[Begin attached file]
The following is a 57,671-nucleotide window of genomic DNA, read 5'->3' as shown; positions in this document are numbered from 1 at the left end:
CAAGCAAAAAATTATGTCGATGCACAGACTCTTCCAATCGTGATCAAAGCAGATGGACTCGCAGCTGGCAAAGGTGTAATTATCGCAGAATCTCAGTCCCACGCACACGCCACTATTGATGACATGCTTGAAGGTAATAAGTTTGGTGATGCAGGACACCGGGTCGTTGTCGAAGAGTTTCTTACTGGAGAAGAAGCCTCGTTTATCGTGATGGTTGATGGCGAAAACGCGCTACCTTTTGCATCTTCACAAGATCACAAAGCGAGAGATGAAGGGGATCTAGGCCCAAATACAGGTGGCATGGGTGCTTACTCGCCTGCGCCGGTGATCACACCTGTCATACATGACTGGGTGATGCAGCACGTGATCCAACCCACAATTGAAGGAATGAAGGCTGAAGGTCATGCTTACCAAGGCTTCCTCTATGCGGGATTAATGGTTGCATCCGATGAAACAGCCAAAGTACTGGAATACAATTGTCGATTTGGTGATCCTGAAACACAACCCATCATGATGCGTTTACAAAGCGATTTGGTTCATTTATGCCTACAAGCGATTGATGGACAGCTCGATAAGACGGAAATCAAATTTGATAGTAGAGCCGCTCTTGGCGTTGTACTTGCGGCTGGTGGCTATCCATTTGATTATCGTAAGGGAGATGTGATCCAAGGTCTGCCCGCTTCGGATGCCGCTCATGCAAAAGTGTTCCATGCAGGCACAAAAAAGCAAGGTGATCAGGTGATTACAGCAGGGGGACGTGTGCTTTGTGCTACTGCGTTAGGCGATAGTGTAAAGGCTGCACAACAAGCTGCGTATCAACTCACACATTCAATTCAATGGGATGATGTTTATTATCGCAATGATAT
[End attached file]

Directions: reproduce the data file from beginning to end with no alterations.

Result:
The following is a 57,671-nucleotide window of genomic DNA, read 5'->3' as shown; positions in this document are numbered from 1 at the left end:
CAAGCAAAAAATTATGTCGATGCACAGACTCTTCCAATCGTGATCAAAGCAGATGGACTCGCAGCTGGCAAAGGTGTAATTATCGCAGAATCTCAGTCCCACGCACACGCCACTATTGATGACATGCTTGAAGGTAATAAGTTTGGTGATGCAGGACACCGGGTCGTTGTCGAAGAGTTTCTTACTGGAGAAGAAGCCTCGTTTATCGTGATGGTTGATGGCGAAAACGCGCTACCTTTTGCATCTTCACAAGATCACAAAGCGAGAGATGAAGGGGATCTAGGCCCAAATACAGGTGGCATGGGTGCTTACTCGCCTGCGCCGGTGATCACACCTGTCATACATGACTGGGTGATGCAGCACGTGATCCAACCCACAATTGAAGGAATGAAGGCTGAAGGTCATGCTTACCAAGGCTTCCTCTATGCGGGATTAATGGTTGCATCCGATGAAACAGCCAAAGTACTGGAATACAATTGTCGATTTGGTGATCCTGAAACACAACCCATCATGATGCGTTTACAAAGCGATTTGGTTCATTTATGCCTACAAGCGATTGATGGACAGCTCGATAAGACGGAAATCAAATTTGATAGTAGAGCCGCTCTTGGCGTTGTACTTGCGGCTGGTGGCTATCCATTTGATTATCGTAAGGGAGATGTGATCCAAGGTCTGCCCGCTTCGGATGCCGCTCATGCAAAAGTGTTCCATGCAGGCACAAAAAAGCAAGGTGATCAGGTGATTACAGCAGGGGGACGTGTGCTTTGTGCTACTGCGTTAGGCGATAGTGTAAAGGCTGCACAACAAGCTGCGTATCAACTCACACATTCAATTCAATGGGATGATGTTTATTATCGCAATGATAT